Should Dabo Swinney be worried?

Here at Four Downs and Punt we're all about family.

That's why I spent a big chunk of Rivalry Week at Walt Disney World, chasing my 6-year-old daughter as she chased princesses. Yes, the holiday lines were long, but that gave me time to talk football with the thousands of other fathers, most dressed in the colors of their schools, who were also dutifully doing time. The most anxious group was the large contingent of folks draped Texas and Texas A&M garb on Thanksgiving Day.

As one dad from Fort Worth, Texas, said to me as we watched our daughters dance with Handy Manny and the Little Einsteins, "My entire day has been spent wearing my family out so that I can cart them back to the hotel and have them passed out in time for kickoff."

Then he smiled, slapped me on the shoulder and said, "And by the way, that stuff you wrote about A&M being the 'program that should be great but isn't' was total bull crap. Happy Thanksgiving."

To the plays!

First Down: Should Dabo Swinney Be Nervous?

The 2010 edition of the college football coaches firing line got cranked up on Saturday morning when Vanderbilt's first-year head coach Robbie Caldwell "resigned." By dinner, Randy Shannon was out at Miami, and by Sunday brunch word had leaked that Ricky Bustle was out at UL-Lafayette. Indiana canned Bill Lynch a few hours later.

What do all of the above gentlemen have in common?

1. They took over struggling programs and provided at least some sort of instant excitement that hadn't existed within their programs in quite a while.

2. They are exceedingly-nice men.

3. They were longtime, highly-touted assistant coaches, and three were promoted from within the staff.

4. They are unemployed.

Shannon had been Miami's defensive coordinator for six seasons and replaced Larry Coker after the boss was fired at the end of 2006. Caldwell, Vandy's offensive line coach under Bobby Johnson from 2002-09, took over when Johnson abruptly retired prior to the season. Lynch inherited the Hoosiers program in 2007 when longtime friend and head coach Terry Hoeppner stepped down to fight brain cancer, an ailment that took his life that summer. Lynch, who had been offensive coordinator for three years, led IU to its first bowl appearance in nearly a decade and a half.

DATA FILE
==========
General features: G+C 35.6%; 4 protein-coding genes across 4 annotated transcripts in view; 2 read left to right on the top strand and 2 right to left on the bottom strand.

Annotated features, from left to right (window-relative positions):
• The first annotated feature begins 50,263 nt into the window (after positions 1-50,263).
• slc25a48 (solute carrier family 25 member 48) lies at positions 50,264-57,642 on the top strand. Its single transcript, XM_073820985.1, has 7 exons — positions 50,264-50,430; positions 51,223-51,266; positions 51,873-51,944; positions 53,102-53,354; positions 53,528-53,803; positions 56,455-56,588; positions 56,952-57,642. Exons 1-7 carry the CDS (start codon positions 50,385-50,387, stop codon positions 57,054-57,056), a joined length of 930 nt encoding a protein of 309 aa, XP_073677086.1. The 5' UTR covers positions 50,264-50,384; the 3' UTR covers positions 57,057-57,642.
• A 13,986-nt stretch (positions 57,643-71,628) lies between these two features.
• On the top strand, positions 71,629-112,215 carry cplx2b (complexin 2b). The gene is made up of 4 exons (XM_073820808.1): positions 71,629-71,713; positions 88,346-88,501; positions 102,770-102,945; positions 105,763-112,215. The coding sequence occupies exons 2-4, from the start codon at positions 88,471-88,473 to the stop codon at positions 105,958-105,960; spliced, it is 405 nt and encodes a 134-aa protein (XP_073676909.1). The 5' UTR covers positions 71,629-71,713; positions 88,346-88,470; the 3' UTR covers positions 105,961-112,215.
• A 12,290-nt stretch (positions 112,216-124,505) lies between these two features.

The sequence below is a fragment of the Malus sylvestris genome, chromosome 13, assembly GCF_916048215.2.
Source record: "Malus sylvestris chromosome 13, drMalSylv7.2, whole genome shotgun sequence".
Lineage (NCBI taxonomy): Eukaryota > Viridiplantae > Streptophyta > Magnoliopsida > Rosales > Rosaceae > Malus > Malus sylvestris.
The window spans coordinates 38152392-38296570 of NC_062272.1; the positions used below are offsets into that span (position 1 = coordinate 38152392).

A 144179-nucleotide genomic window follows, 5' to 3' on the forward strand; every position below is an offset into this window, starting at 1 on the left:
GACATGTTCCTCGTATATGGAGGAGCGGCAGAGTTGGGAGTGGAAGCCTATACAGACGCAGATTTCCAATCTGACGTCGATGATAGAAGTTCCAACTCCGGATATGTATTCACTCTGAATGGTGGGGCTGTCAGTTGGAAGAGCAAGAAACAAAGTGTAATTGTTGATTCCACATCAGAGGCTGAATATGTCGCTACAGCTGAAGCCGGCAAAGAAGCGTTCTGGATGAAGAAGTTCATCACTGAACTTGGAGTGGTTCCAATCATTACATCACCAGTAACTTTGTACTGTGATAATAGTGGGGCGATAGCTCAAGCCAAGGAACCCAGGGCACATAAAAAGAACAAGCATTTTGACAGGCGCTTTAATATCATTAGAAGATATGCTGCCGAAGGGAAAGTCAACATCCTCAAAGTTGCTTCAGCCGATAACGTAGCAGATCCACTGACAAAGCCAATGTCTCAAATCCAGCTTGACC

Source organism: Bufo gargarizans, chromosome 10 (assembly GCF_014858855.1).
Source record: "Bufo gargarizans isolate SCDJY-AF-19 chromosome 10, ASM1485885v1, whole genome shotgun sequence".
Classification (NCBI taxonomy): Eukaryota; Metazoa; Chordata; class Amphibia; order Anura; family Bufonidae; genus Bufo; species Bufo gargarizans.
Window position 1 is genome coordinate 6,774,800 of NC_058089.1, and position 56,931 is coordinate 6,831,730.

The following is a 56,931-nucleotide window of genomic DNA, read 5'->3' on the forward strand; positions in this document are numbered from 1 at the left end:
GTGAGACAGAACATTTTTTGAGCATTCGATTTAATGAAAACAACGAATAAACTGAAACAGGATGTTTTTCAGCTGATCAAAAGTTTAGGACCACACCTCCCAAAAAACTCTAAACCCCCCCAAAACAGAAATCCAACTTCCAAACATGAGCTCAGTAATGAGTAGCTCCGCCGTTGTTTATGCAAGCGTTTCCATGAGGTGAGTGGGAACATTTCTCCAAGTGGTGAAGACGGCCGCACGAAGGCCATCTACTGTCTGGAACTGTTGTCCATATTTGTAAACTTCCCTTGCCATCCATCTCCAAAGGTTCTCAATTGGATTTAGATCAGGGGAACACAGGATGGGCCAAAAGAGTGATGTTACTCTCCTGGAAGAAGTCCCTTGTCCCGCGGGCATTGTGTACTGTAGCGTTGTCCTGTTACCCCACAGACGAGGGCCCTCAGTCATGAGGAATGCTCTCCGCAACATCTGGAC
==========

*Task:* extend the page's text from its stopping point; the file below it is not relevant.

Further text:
Bustle hadn't been with the Ragin' Cajuns before, but he had long been considered one of the best assistant coaches in the land. Before moving to Arcadia he spent six years as OC and quarterbacks coach at Virginia Tech, teaching a couple of guys named Jim Drunkenmiller and Michael Vick and co-constructing the foundation for the Hokies two-decade run of excellence.

At the time they were hired, they all seemed like sure things. And over the last few days, some have argued that none were given a long enough period of time to succeed. Others claim that the programs' expectations were a little too high. LA-Lafayette had won nine games in the five years before Bustle's arrival and won six games in four of the last six seasons, while Vandy and Indiana are, well ... Vandy and Indiana.

"As athletic director or even the university president, what do you do?" former Kentucky AD and basketball Hall of Famer C.M. Newton asked me during a conversation two years ago. "On one hand, you can promote from within, reward a loyal employee, particularly if they are a good person, and ease the transition, not to mention save jobs. On the other hand, your program might need a total overhaul. As difficult as it might be, throwing everything out and starting over can recharge the atmosphere."

I was having the conversation with Newton in November 2008 because Clemson had just fired head coach Tommy Bowden after the preseason top 10 Tigers had fallen to 3-3. Bowden, who hadn't made a lot of friends during his decade at the helm, was replaced on an interim basis by the nicest guy on his staff, assistant head coach and wide receivers coach Swinney. In one month on the job, he had fired the offensive coordinator, beaten archrival South Carolina and instituted the SEC-ish "Tiger Walk" into Death Valley.

Still, at the end of the regular season, some Clemson supporters were screaming that the school needed to go the "throwing everything out" direction and hire a big-time name from outside the staff. It was much the same type of cries that had come from Miami boosters when Shannon was up for the job in Coral Gables.

Like The U, Clemson went with familiarity. And like The U, the short-term impact was immediate. In 2009, Swinney led the Tigers to their first ACC Championship Game and came within six minutes of a BCS bowl berth. This year, despite key personnel losses that everyone knew was coming (C.J. Spiller), Clemson's 6-6 record has been hugely disappointing, and the people in orange are howling once again, especially after Saturday's 29-7 beatdown by SEC East champ South Carolina in Swinney's second straight loss to the Gamecocks. The Tigers are 1-3 versus ranked teams this season, and one of those victories came against then-No. 16 Miami. Three of their six wins have come against North Texas, Presbyterian and Wake Forest.